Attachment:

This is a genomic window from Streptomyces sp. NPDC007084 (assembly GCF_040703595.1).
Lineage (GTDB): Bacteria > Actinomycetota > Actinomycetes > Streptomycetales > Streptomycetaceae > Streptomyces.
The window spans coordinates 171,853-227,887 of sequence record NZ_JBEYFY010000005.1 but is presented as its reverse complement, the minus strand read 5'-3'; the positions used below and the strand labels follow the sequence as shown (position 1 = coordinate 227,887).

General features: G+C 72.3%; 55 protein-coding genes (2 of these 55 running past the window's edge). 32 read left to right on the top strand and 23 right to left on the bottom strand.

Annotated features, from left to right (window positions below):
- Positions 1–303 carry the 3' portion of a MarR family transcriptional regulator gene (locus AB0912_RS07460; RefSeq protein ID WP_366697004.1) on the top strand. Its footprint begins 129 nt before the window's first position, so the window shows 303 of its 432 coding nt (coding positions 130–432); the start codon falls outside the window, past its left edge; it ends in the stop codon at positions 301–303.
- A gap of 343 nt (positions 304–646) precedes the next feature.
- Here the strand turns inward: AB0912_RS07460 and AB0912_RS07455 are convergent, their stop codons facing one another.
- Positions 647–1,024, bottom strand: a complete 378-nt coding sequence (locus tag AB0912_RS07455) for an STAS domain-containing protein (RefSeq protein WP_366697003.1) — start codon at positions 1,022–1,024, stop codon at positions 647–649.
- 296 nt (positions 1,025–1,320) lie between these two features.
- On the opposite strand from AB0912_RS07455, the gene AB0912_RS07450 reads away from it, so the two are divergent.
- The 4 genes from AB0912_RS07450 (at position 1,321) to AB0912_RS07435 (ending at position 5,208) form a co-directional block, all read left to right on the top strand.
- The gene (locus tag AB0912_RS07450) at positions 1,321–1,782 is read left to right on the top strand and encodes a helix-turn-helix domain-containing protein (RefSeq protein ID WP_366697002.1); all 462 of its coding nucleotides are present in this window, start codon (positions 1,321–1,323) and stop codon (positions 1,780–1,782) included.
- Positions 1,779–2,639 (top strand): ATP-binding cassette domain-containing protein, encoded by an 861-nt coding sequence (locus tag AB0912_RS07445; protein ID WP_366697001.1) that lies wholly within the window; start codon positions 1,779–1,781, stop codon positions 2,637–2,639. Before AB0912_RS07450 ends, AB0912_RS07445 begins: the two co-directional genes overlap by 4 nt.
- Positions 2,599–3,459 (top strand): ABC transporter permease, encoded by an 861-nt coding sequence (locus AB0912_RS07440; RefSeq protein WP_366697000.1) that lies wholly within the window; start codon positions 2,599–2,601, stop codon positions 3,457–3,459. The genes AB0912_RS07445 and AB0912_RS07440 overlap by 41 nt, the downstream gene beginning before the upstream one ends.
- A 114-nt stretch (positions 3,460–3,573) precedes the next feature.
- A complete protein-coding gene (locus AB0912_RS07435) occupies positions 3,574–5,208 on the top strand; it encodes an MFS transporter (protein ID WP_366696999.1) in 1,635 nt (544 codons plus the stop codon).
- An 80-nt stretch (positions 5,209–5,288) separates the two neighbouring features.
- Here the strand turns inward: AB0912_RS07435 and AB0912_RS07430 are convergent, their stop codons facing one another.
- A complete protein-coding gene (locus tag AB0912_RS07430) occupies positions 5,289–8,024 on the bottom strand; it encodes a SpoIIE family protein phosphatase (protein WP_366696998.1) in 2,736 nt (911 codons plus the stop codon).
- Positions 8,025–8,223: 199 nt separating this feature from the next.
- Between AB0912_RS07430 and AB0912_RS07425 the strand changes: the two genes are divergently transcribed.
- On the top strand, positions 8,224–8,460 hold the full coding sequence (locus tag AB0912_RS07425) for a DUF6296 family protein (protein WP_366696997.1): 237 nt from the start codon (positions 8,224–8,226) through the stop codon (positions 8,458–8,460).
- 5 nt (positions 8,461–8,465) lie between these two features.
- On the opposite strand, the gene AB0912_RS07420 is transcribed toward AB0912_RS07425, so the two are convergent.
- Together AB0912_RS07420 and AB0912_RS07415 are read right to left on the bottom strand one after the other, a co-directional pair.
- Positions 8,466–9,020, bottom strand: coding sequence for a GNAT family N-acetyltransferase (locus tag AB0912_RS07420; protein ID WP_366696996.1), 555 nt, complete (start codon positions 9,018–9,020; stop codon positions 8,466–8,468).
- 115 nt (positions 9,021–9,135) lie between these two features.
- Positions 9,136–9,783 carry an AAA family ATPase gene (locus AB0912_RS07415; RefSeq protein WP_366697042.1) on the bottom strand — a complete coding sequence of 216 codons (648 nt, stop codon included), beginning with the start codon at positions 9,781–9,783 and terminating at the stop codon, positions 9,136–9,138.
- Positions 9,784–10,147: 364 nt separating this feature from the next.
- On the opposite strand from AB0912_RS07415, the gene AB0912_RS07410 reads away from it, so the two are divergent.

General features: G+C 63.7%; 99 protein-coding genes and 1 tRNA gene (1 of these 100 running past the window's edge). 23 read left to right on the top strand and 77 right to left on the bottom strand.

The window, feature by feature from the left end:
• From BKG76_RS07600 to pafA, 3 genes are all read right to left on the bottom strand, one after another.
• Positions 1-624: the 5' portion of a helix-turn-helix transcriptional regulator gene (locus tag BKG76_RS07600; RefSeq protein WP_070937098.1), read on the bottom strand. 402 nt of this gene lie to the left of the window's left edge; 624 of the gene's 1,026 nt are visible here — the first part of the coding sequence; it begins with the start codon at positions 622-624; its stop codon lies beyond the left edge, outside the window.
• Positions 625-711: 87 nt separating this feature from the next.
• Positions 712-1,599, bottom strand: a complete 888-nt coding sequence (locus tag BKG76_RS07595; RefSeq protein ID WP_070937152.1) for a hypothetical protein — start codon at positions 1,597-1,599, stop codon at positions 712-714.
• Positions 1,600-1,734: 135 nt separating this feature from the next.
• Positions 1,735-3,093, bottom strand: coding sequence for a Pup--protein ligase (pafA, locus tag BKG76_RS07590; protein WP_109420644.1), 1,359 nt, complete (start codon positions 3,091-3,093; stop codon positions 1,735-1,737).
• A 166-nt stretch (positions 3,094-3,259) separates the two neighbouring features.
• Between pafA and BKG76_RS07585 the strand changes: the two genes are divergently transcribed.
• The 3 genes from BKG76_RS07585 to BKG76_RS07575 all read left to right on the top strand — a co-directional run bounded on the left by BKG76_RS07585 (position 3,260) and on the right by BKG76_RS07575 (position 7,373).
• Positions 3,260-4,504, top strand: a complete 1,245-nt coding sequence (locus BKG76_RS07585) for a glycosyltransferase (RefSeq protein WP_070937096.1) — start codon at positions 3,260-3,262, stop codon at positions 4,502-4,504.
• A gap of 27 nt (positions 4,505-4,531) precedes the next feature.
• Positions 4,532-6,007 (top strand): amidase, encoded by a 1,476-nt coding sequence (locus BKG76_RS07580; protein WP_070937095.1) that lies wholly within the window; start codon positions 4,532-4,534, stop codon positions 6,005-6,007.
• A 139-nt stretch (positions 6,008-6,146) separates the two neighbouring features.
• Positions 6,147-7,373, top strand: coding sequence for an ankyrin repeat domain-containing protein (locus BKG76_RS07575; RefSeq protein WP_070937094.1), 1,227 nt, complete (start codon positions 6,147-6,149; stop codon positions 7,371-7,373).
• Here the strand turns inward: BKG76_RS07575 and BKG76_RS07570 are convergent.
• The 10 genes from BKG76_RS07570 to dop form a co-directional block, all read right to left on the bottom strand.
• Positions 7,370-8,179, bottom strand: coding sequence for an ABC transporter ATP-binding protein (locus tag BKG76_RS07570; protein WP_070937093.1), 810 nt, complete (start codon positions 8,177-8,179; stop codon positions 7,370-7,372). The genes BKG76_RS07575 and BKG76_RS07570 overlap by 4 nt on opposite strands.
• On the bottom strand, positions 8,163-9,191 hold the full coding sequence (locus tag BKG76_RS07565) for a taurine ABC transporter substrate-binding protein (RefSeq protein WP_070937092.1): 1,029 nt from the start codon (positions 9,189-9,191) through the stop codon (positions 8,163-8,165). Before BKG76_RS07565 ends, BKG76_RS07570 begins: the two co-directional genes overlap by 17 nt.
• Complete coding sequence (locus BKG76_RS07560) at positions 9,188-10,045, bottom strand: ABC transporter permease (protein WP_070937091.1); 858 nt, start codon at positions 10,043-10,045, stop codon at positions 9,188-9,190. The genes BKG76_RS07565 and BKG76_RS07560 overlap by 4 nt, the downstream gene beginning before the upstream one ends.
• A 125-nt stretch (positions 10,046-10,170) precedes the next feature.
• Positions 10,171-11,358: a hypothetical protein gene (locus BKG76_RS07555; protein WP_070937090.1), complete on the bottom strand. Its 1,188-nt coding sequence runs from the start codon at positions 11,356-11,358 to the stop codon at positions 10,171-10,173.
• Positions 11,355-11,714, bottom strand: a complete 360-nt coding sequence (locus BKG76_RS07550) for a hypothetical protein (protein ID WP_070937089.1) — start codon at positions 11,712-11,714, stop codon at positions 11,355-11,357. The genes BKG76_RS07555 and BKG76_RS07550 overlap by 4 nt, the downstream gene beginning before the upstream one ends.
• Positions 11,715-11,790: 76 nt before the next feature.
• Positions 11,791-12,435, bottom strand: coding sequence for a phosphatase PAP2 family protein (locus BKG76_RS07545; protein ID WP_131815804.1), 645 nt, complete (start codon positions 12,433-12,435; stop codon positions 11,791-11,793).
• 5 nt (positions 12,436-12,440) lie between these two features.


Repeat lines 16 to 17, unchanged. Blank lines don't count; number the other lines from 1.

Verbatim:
- A 114-nt stretch (positions 3,460–3,573) precedes the next feature.
- A complete protein-coding gene (locus AB0912_RS07435) occupies positions 3,574–5,208 on the top strand; it encodes an MFS transporter (protein ID WP_366696999.1) in 1,635 nt (544 codons plus the stop codon).